One of the area's favorite radio broadcasters, Tony Russell, has passed away at the age of 72.  Tony passed away at Idea Senior Living Center in Endicott.  He was a mainstay in local broadcasting from the 1970's til his retirement several years ago.

After growing up in Niagara Falls, NY Tony came to Binghamton in the early 1970's and entertained radio listeners until his retirement in 2011.  His name was well-known on several stations before he found a home on WNBF Radio.

On WNBF to start he was known as "The Round Mound of Sound"  He was the master of the "Oldies" music format.  His knowledge of song origins and recording artists was unsurpassed.  His "Saturday Morning Oldies Show" on WNBF was a listener favorite.

Tony held a number of positions with WNBF. He had a long term as the station's Program Director.  He teamed up with Mike Hart in the 1980's to form "The Mound and Mr. Mike Show".  From there he took over Morning Drive duties and then as WNBF moved to an all news and talk format Tony began what became his signature program...."Talk With Tony" aired from 9 AM to Noon weekdays. Tony took on callers, lawmakers and politicians at all levels.  His listeners loved it.  They had found someone who stood up for them and told people what he thought.  He often said what his listeners wanted to say to someone but either didn't have the chance or nerve to do so.  Tony "stirred the pot" and got listeners to vent their thoughts and opinions on topics of all kinds.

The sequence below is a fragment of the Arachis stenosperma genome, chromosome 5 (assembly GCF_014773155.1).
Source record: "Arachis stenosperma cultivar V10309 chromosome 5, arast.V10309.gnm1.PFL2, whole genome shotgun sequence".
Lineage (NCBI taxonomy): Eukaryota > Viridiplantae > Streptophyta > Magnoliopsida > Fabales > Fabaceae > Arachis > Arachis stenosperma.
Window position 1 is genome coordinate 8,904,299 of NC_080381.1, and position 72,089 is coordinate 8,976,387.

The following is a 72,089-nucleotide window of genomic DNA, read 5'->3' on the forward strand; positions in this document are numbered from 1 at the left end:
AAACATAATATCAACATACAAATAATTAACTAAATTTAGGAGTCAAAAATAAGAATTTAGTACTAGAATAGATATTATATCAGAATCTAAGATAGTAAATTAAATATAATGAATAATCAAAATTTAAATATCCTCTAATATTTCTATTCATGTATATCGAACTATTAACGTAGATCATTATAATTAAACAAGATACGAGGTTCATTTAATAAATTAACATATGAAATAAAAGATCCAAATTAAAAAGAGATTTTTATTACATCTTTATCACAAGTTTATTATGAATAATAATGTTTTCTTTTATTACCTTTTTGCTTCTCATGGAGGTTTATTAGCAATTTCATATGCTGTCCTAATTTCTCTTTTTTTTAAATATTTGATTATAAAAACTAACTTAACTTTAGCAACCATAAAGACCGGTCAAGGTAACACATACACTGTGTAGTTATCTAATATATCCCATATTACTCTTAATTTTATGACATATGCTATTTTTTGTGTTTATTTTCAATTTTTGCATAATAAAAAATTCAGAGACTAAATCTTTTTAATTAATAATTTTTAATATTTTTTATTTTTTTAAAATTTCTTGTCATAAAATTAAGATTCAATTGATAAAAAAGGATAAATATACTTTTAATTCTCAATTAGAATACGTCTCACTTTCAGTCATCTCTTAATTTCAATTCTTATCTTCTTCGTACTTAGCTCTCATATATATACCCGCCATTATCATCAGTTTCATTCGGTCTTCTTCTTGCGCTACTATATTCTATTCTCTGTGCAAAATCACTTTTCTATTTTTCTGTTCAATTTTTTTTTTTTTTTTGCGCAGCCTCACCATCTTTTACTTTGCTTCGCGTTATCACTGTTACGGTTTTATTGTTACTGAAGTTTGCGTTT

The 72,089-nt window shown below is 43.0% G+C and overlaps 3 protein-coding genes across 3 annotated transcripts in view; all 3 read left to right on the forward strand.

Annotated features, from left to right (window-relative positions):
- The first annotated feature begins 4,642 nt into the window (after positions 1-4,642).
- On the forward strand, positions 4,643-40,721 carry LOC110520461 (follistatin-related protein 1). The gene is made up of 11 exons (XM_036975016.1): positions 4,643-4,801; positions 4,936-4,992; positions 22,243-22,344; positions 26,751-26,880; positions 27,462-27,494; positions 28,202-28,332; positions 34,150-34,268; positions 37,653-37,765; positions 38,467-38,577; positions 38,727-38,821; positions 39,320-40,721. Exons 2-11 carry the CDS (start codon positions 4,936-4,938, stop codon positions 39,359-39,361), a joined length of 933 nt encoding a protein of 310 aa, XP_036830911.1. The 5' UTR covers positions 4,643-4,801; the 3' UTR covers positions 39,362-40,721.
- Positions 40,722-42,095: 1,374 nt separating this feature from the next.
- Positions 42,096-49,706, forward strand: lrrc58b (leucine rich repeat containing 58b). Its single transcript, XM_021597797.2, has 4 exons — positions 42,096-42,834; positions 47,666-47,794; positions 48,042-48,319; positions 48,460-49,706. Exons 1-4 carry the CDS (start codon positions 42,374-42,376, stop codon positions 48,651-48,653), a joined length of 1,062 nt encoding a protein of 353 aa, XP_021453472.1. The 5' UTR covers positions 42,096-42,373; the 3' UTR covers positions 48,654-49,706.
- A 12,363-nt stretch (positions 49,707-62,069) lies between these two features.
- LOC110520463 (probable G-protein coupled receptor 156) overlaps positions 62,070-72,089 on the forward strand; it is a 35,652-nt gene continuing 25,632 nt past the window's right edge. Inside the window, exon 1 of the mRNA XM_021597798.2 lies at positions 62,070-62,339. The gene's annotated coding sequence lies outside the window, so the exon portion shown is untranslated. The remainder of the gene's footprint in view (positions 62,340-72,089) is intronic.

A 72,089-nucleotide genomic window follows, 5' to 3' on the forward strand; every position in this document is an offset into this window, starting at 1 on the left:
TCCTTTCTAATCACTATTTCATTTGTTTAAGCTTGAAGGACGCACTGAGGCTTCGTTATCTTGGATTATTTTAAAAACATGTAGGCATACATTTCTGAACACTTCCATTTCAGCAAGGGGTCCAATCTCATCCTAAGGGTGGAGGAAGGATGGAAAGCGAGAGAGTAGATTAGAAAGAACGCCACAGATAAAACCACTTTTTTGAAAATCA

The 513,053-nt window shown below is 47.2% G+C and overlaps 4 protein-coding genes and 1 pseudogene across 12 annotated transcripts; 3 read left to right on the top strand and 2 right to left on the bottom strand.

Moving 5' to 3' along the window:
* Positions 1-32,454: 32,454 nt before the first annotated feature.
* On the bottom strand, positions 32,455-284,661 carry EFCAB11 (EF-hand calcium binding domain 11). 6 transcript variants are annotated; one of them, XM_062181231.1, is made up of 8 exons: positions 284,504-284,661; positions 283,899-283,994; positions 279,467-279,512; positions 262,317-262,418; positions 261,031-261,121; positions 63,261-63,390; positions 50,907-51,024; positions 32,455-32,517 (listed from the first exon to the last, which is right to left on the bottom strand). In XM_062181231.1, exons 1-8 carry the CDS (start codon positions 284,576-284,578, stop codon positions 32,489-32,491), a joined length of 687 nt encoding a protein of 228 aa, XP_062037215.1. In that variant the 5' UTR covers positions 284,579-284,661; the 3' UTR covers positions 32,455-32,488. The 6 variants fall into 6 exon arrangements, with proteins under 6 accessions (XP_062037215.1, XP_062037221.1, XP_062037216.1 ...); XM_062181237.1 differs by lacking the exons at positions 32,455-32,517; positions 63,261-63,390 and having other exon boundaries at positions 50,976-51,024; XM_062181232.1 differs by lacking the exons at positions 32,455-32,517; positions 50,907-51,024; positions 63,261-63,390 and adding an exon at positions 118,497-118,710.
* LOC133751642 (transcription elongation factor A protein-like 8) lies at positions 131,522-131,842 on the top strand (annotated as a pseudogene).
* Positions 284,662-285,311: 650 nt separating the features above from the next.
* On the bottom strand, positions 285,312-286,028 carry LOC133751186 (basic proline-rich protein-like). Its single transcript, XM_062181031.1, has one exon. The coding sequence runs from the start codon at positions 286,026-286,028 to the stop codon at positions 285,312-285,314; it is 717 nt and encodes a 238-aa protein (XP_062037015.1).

One of his favorite promotions involved his "Beat the Flapjacks" contest.  The Baltimore Skipjacks were big rivals of the Binghamton Whalers and since WNBF aired all Whalers' games it was a natural.  Tony called the Skipjacks the Flapjacks as a way to insult them but also a way to create a marketing opportunity.  He was able to connect Perkins Pancakes to tie in with him to give away Flapjacks dinners prior to Binghamton home games with the Skipjacks.  Winners won free dinners and tickets to the game that night and of course it was all hosted by Tony.

Tony Russell is survived by his daughter Gen. He met his late wife Peggy when she worked for Stoner Broadcasting in Binghamton, the company that formerly owned WNBF Radio. As his fans recall he loved to fish and his tales of fishing and the adventures surrounding his fishing trips became fan favorites.

Photo: WNBF Radio